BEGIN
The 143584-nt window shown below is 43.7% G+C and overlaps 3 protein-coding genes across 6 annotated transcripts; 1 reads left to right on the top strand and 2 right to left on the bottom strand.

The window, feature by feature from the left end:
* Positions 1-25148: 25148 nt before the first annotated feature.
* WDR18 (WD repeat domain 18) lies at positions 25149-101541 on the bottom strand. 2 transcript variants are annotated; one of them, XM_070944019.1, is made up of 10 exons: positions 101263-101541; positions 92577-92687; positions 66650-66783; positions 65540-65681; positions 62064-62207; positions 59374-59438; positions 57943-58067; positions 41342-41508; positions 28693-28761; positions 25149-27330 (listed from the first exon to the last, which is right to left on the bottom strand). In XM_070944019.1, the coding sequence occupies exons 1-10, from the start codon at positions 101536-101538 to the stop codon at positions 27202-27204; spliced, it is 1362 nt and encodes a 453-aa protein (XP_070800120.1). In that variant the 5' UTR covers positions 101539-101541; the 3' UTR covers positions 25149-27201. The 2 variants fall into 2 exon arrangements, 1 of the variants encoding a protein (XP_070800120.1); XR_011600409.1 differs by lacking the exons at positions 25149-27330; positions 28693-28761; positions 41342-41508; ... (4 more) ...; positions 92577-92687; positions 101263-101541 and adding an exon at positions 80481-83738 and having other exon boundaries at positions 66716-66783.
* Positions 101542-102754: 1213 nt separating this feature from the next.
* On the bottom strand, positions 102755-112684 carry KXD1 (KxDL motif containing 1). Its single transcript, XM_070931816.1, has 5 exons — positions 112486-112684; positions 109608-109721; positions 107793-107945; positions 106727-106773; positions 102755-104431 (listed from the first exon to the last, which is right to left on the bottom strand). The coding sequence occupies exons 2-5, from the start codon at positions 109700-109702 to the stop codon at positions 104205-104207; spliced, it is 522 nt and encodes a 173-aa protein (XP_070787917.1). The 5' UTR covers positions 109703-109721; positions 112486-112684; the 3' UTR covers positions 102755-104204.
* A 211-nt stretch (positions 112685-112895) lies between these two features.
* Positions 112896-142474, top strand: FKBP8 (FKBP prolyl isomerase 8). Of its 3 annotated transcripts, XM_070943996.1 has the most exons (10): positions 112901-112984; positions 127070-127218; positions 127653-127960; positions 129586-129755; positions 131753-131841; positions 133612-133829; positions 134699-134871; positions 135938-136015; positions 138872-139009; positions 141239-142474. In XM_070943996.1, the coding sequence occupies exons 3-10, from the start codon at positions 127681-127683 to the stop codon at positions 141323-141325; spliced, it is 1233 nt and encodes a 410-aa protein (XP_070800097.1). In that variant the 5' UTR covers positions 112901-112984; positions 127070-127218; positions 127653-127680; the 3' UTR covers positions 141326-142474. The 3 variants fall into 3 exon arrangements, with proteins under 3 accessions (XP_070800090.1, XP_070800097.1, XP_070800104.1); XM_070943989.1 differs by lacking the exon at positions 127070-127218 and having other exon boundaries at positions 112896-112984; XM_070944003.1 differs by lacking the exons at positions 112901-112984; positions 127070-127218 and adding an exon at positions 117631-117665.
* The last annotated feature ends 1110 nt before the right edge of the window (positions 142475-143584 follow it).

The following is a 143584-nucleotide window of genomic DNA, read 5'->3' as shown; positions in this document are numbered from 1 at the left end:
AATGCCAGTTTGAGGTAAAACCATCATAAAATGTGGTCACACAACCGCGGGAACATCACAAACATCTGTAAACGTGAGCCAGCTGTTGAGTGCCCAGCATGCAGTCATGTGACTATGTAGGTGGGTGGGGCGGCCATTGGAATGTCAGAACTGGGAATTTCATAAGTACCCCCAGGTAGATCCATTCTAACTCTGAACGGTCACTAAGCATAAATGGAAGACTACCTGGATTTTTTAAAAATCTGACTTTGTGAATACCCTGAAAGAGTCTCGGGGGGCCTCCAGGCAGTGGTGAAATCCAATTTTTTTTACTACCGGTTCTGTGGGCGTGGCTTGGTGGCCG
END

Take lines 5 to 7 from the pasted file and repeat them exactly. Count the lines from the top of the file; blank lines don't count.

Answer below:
* Positions 101542-102754: 1213 nt separating this feature from the next.
* On the bottom strand, positions 102755-112684 carry KXD1 (KxDL motif containing 1). Its single transcript, XM_070931816.1, has 5 exons — positions 112486-112684; positions 109608-109721; positions 107793-107945; positions 106727-106773; positions 102755-104431 (listed from the first exon to the last, which is right to left on the bottom strand). The coding sequence occupies exons 2-5, from the start codon at positions 109700-109702 to the stop codon at positions 104205-104207; spliced, it is 522 nt and encodes a 173-aa protein (XP_070787917.1). The 5' UTR covers positions 109703-109721; positions 112486-112684; the 3' UTR covers positions 102755-104204.
* A 211-nt stretch (positions 112685-112895) lies between these two features.